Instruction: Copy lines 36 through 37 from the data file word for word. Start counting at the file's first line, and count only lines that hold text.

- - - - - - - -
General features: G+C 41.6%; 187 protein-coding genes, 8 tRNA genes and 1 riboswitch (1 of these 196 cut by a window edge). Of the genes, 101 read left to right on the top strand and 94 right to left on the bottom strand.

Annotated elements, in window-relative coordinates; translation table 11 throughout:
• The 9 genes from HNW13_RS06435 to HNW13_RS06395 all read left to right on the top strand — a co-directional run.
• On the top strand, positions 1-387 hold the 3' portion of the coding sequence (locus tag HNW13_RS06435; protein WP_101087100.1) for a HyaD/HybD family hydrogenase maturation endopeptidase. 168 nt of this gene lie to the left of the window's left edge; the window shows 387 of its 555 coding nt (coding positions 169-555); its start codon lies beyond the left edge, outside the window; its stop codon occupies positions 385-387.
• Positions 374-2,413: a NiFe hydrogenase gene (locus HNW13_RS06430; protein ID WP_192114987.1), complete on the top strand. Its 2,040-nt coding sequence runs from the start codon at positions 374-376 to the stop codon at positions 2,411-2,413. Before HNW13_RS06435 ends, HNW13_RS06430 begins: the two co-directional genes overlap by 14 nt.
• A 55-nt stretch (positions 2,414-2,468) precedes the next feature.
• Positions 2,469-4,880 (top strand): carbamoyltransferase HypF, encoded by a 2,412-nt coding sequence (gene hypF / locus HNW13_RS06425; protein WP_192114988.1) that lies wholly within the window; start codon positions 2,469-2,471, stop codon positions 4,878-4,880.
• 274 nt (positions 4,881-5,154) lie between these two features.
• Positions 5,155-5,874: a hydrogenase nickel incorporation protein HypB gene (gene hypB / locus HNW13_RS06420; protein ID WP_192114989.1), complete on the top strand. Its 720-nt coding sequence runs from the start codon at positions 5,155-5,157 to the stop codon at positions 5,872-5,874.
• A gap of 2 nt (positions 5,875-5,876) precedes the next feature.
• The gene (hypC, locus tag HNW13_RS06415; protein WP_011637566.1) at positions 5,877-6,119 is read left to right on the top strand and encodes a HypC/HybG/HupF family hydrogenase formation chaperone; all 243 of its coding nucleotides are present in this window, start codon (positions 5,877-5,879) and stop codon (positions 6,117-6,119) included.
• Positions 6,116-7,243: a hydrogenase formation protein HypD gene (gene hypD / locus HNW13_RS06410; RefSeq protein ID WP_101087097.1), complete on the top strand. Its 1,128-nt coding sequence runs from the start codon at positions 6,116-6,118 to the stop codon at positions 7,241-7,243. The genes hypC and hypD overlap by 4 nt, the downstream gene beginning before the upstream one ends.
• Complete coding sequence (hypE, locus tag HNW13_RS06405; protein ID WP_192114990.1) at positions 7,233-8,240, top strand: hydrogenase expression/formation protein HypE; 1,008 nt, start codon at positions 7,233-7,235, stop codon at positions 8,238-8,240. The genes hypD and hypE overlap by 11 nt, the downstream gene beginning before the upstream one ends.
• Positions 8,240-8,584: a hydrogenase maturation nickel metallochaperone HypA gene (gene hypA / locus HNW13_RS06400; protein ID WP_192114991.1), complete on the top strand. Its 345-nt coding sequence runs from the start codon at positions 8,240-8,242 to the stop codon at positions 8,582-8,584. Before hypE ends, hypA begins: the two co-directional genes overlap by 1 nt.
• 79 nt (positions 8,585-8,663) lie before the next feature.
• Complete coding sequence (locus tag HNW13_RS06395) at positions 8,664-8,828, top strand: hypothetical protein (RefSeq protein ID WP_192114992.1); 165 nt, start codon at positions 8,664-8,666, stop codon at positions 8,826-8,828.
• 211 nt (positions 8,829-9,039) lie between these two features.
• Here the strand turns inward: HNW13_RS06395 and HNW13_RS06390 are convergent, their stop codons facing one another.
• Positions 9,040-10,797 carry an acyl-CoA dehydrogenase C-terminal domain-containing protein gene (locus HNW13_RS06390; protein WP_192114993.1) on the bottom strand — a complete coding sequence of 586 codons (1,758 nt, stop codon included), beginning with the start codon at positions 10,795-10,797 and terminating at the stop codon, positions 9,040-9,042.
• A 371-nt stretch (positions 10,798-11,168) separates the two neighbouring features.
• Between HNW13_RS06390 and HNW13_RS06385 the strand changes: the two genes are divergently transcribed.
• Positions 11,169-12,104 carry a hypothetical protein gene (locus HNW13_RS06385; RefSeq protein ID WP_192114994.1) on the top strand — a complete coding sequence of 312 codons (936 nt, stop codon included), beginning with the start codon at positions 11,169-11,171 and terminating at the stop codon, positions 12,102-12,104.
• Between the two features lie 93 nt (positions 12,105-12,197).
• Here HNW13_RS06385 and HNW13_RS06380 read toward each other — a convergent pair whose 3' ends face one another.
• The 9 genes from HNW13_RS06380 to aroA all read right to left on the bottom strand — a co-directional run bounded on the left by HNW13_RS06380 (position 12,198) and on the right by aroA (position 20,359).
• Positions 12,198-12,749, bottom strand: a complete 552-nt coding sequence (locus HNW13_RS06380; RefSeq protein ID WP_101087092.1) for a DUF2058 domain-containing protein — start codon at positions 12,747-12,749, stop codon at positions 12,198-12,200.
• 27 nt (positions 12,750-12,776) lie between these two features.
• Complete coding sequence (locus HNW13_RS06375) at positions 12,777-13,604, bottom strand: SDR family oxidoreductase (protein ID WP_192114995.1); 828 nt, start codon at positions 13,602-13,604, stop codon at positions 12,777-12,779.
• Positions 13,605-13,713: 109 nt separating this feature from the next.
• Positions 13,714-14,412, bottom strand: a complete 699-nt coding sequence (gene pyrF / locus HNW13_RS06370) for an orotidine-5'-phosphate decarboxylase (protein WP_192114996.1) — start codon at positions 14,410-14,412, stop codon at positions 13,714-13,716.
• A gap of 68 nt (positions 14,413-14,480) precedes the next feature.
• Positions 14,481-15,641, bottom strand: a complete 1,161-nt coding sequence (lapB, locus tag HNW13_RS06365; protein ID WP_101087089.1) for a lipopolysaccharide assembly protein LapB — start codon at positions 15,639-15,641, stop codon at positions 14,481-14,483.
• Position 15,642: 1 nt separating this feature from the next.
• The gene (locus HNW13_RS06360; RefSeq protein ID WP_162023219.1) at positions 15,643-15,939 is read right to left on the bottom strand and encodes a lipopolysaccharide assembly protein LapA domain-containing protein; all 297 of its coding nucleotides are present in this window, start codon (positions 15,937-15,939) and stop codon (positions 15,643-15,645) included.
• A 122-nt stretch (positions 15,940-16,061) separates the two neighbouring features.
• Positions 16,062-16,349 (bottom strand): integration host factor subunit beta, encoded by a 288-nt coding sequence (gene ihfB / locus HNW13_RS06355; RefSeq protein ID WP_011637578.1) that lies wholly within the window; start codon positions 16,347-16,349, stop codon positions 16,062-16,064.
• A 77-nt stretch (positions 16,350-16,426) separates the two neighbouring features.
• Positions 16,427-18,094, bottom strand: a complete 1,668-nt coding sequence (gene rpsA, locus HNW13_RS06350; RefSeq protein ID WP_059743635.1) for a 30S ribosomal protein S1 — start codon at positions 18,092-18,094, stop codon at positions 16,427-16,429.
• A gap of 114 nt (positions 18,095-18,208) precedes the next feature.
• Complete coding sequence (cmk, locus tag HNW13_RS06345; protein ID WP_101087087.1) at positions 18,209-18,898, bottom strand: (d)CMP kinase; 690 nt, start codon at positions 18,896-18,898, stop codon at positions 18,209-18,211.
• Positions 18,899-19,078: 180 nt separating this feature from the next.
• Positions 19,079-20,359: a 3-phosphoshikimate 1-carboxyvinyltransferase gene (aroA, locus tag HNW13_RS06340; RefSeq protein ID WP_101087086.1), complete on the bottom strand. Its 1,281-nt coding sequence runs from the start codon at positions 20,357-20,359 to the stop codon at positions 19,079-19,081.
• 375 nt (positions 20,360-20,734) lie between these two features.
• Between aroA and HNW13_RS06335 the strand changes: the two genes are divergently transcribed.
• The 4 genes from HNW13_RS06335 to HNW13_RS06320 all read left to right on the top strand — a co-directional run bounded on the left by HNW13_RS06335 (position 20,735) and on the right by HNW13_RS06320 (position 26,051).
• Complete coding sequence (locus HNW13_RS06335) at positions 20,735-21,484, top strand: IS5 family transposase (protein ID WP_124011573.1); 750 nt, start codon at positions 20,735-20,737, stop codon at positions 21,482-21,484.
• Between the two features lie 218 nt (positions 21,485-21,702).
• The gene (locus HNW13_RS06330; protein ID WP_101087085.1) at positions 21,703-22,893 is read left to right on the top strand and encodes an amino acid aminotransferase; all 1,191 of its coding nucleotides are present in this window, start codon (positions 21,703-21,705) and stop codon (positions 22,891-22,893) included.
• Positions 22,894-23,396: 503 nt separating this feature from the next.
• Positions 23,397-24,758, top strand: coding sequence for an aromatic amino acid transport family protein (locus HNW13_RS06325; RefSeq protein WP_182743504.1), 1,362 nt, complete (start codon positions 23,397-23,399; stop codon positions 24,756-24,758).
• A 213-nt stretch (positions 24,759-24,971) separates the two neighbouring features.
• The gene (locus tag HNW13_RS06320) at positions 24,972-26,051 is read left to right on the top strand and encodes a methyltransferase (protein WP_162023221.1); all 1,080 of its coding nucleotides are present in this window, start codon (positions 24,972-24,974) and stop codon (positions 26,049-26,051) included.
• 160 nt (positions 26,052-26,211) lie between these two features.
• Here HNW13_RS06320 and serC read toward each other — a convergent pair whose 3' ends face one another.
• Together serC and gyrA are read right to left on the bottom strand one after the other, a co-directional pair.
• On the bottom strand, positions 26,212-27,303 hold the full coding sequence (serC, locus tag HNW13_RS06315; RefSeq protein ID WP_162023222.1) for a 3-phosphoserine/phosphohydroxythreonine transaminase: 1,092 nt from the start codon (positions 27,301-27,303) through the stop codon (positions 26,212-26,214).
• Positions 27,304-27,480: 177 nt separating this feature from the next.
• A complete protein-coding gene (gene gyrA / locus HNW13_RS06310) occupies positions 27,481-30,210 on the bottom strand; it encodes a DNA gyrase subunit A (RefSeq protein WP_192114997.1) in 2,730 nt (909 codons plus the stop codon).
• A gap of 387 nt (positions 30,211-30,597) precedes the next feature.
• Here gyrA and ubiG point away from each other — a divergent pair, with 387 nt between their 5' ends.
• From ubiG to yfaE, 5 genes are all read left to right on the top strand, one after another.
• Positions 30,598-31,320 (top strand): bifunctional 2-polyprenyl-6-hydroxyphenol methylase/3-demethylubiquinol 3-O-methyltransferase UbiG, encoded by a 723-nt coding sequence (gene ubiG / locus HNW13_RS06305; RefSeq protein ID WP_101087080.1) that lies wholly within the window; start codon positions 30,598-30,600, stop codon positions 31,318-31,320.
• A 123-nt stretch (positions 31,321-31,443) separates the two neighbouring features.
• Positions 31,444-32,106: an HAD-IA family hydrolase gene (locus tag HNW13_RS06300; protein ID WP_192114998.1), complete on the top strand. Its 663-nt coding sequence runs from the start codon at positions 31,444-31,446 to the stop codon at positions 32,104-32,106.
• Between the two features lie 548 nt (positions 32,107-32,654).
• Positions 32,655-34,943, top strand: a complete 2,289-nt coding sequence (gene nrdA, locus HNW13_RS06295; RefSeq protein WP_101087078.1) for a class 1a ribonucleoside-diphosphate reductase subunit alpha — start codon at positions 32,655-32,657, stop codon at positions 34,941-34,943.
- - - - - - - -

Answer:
• Positions 16,062-16,349 (bottom strand): integration host factor subunit beta, encoded by a 288-nt coding sequence (gene ihfB / locus HNW13_RS06355; RefSeq protein ID WP_011637578.1) that lies wholly within the window; start codon positions 16,347-16,349, stop codon positions 16,062-16,064.
• A 77-nt stretch (positions 16,350-16,426) separates the two neighbouring features.